Let’s be honest, the glamour and sophistication of jetting around the world only subsided during the early days of commercial aviation, when pilots were Adonis-like creatures and stewardesses were admired for nothing more than their glamour. Nowadays with the number of passenger reaching 70 million a year at Heathrow alone you are more likely than ever to encounter all those travel annoyances ranging from screaming toddlers to lost bags and overcrowded airplanes.
Unless you’re a frequent flyer, and a observant one at that, you will probably never realise that most of these are easily avoidable, or at least minimised, if you don’t follow the crowd and smarten up your travel decisions. Here are some tips I have found helpful to make flying a hassle-free and comfortable experience:
1) Booking your flight
Always check price comparison sites, such as skyscanner.net, Opodo and eBookers. They will often provide features you don’t always find with the operators such as multi-stop trips and different airports in the same city.
Airport: The rule of thumb is to pick the small airports, as they have much smaller security queues and you can often take less than 10 minutes from check-in to boarding gates.
Weekday: Go against the crowd, if you can. Saturdays are usually a great day to fly back from holidays. Tuesday to Thursday tend to be the best for flying out of central hubs, such as London.
Time of day: mid-day is usually less busy than morning or evening.
2) Travel light. I mean really light. If you have more than a medium size case/rucksack and a laptop bag then you are not travelling light. Sometimes rucksacks are given special care (for example from London Stansted, where you have to drop them at a separate “oversized” bags area) and therefore may be less prone to being lost. Wear clean, neat socks as you may be asked to take of your shoes for security. Don’t wear belts with large buckles. Try to take all your loose items (iPod, passport, change, phone, wallet, cards, etc) in you jacket or handbag, as you will have to do this at security anyway. If you only travel with a handbag (clever!) then remember to carry small travel-style toiletries, or buy some at the airport shops after security.
3) Checking in and choosing your seat: Online, online, online. If you can’t, then try to be at the airport as early as possible so you can choose your seat. If you are with a budget airline then it’s actually better to be there late and let everyone else in first. If you get in later you can look around for better seats and avoid children, large groups travelling together and drunk football fans.
If you have children yourself then do everyone a favour and seat at the front of the plane and board using the airline’s priority boarding, this will save you and everyone else waiting.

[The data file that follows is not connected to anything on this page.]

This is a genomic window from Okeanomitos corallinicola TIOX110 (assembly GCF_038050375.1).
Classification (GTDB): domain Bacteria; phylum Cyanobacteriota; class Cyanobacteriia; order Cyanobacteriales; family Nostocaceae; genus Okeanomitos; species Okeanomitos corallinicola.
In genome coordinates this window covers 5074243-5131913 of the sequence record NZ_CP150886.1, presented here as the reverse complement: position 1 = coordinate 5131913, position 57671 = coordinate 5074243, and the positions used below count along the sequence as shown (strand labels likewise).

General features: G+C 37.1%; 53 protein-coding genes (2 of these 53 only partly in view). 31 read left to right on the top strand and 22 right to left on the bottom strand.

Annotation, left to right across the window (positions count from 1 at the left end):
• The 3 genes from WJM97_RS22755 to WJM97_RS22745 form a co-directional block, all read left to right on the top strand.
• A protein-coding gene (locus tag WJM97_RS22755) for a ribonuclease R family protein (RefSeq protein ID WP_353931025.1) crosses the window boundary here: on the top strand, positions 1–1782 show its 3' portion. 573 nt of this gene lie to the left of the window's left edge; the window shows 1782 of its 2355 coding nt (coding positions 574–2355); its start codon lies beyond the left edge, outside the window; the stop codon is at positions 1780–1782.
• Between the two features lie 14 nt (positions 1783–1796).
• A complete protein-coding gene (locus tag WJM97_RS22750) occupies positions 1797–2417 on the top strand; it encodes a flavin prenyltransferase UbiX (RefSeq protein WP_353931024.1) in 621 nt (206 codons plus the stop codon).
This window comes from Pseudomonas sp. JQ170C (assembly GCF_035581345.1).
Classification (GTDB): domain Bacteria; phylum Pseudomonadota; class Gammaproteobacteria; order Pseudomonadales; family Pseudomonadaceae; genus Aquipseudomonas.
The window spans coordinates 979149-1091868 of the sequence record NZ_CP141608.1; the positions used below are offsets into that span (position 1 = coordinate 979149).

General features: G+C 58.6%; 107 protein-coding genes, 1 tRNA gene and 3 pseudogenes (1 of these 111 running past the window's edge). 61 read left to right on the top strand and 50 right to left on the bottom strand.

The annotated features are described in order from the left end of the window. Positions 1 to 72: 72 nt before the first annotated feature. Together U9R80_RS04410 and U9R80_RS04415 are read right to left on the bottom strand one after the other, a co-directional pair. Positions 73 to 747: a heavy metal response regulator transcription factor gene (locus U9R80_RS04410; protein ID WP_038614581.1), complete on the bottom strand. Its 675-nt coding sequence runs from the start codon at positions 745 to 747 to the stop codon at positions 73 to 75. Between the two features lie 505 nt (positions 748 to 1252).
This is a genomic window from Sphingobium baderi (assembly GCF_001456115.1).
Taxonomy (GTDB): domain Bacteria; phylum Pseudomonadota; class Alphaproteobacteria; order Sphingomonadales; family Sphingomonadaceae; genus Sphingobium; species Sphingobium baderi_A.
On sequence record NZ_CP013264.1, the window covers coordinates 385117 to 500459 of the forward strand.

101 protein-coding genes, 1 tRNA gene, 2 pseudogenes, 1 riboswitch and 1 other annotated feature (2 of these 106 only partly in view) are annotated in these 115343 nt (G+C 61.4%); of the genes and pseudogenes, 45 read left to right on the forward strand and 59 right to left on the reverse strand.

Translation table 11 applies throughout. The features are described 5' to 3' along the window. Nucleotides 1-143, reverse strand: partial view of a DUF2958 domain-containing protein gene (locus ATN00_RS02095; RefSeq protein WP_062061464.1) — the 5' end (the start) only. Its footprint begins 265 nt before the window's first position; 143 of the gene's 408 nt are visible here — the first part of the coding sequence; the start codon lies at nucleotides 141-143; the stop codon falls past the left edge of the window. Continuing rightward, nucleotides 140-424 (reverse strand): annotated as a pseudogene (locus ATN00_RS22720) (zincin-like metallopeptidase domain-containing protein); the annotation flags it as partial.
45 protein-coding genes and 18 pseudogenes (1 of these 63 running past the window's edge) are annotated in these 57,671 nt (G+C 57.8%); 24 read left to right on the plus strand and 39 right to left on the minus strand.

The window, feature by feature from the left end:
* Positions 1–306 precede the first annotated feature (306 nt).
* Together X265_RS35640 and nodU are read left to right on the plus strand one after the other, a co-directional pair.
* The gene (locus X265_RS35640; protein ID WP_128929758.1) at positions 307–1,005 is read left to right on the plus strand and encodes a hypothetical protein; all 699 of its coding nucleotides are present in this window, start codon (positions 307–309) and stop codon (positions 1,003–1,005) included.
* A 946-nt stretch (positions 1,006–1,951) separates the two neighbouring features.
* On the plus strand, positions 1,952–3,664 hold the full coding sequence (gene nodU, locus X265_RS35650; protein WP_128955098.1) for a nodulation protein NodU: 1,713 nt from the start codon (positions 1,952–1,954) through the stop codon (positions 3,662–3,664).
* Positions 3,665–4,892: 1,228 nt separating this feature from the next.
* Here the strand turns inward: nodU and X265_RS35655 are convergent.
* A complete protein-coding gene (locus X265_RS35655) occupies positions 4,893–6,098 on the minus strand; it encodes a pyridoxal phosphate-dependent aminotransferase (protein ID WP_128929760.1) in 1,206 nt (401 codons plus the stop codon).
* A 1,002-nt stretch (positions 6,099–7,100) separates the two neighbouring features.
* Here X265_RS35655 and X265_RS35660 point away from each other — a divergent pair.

I spent way too many awful flights with children screaming behind me and kicking my seat until I learned they cannot travel on the emergency row seats, so I always sit in the row in front of these if I spot children checking in for my flight. If you’re sure there aren’t any then the emergency row will do just fine, as long as you don’t need your laptop.
Window is better than aisle, just don’t use the toilet. If you arrive late and can’t choose a seat then watch out for rows of seats all taken, they usually indicate a group travelling together and you don’t want to be near those.
Take a book, a magazine or something to distract you. I usually have books on my iPhone, they do the trick just fine.
4) Take-off and landing: Chill out. Don’t open laptop/ipod/iphone until after take off. They will ask you to close them/turn them off, so you’re wasting your time.
After taking off is a great time to change the time setting on your phone / watch for your new time zone.
After landing please don’t do what everyone else does, that is, get up straight away and look for their overhead bags. It makes me laugh every time to see people rushing to get up and get their bags and then waiting for 10 minutes standing up. People: it only takes 5 seconds to get your bag, there’s no hurry.
5) Getting your bags: Do you see that area just next to the conveyor belt where everyone is standing? Don’t be there. Airport designers have tried to guide people away from this area by delimiting it with a grey/green marking on the floor, but obviously it doesn’t work. If everyone stands next to the belt then it makes life hard for everyone. Just stand away, watch and when you see your bag then go and get it. Make sure you push people out of the way and if they inquire just tell them to freaking wait for their bags a few feet back.